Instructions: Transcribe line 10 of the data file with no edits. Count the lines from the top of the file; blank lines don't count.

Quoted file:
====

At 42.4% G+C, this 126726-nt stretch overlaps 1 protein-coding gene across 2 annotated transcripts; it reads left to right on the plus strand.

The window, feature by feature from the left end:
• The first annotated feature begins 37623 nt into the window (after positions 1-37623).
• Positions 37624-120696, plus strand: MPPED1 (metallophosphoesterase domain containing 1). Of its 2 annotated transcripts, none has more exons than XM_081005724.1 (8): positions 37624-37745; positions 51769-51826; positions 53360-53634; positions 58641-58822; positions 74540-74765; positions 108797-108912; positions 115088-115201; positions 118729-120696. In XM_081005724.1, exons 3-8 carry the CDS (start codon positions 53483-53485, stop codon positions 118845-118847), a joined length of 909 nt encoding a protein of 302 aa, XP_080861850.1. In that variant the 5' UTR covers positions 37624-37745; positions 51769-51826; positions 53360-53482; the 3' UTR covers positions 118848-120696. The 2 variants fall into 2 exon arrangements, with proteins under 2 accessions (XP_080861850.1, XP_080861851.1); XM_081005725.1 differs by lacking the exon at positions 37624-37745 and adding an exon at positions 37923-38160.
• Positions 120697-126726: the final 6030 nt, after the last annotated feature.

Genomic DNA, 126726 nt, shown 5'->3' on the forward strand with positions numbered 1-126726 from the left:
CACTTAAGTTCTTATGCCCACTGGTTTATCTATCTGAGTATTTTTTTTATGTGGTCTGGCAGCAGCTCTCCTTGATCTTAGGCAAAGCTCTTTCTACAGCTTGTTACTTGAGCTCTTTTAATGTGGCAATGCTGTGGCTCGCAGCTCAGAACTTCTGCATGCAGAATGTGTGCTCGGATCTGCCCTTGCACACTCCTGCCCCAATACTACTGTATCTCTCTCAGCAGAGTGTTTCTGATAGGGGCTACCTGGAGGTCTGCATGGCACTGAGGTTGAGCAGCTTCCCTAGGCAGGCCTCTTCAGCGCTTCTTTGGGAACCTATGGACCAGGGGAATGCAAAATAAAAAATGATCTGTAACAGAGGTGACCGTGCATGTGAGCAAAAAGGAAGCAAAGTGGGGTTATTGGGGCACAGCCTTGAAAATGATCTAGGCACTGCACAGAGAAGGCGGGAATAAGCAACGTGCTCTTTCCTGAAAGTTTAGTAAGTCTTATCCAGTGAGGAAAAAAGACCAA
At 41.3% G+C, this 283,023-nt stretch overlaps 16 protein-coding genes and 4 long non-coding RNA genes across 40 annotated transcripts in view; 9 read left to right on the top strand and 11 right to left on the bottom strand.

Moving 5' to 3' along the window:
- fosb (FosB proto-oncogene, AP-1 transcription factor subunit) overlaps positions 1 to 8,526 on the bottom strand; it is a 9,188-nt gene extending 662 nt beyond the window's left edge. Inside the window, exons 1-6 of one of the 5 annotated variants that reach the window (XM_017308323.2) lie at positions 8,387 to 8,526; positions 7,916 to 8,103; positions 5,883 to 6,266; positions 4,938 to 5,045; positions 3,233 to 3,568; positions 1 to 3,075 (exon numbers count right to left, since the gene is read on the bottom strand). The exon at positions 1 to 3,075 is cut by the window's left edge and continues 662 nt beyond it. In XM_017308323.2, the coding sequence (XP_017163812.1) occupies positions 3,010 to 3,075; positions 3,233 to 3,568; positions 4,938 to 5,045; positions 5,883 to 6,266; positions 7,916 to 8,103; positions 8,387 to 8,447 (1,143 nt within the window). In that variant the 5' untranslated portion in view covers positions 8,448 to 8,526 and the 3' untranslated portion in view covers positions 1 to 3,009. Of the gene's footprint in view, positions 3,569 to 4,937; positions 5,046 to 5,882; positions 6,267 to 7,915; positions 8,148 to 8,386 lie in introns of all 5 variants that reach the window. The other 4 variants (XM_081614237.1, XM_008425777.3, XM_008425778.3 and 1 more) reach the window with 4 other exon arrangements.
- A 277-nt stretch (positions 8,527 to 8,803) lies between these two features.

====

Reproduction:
- fosb (FosB proto-oncogene, AP-1 transcription factor subunit) overlaps positions 1 to 8,526 on the bottom strand; it is a 9,188-nt gene extending 662 nt beyond the window's left edge. Inside the window, exons 1-6 of one of the 5 annotated variants that reach the window (XM_017308323.2) lie at positions 8,387 to 8,526; positions 7,916 to 8,103; positions 5,883 to 6,266; positions 4,938 to 5,045; positions 3,233 to 3,568; positions 1 to 3,075 (exon numbers count right to left, since the gene is read on the bottom strand). The exon at positions 1 to 3,075 is cut by the window's left edge and continues 662 nt beyond it. In XM_017308323.2, the coding sequence (XP_017163812.1) occupies positions 3,010 to 3,075; positions 3,233 to 3,568; positions 4,938 to 5,045; positions 5,883 to 6,266; positions 7,916 to 8,103; positions 8,387 to 8,447 (1,143 nt within the window). In that variant the 5' untranslated portion in view covers positions 8,448 to 8,526 and the 3' untranslated portion in view covers positions 1 to 3,009. Of the gene's footprint in view, positions 3,569 to 4,937; positions 5,046 to 5,882; positions 6,267 to 7,915; positions 8,148 to 8,386 lie in introns of all 5 variants that reach the window. The other 4 variants (XM_081614237.1, XM_008425777.3, XM_008425778.3 and 1 more) reach the window with 4 other exon arrangements.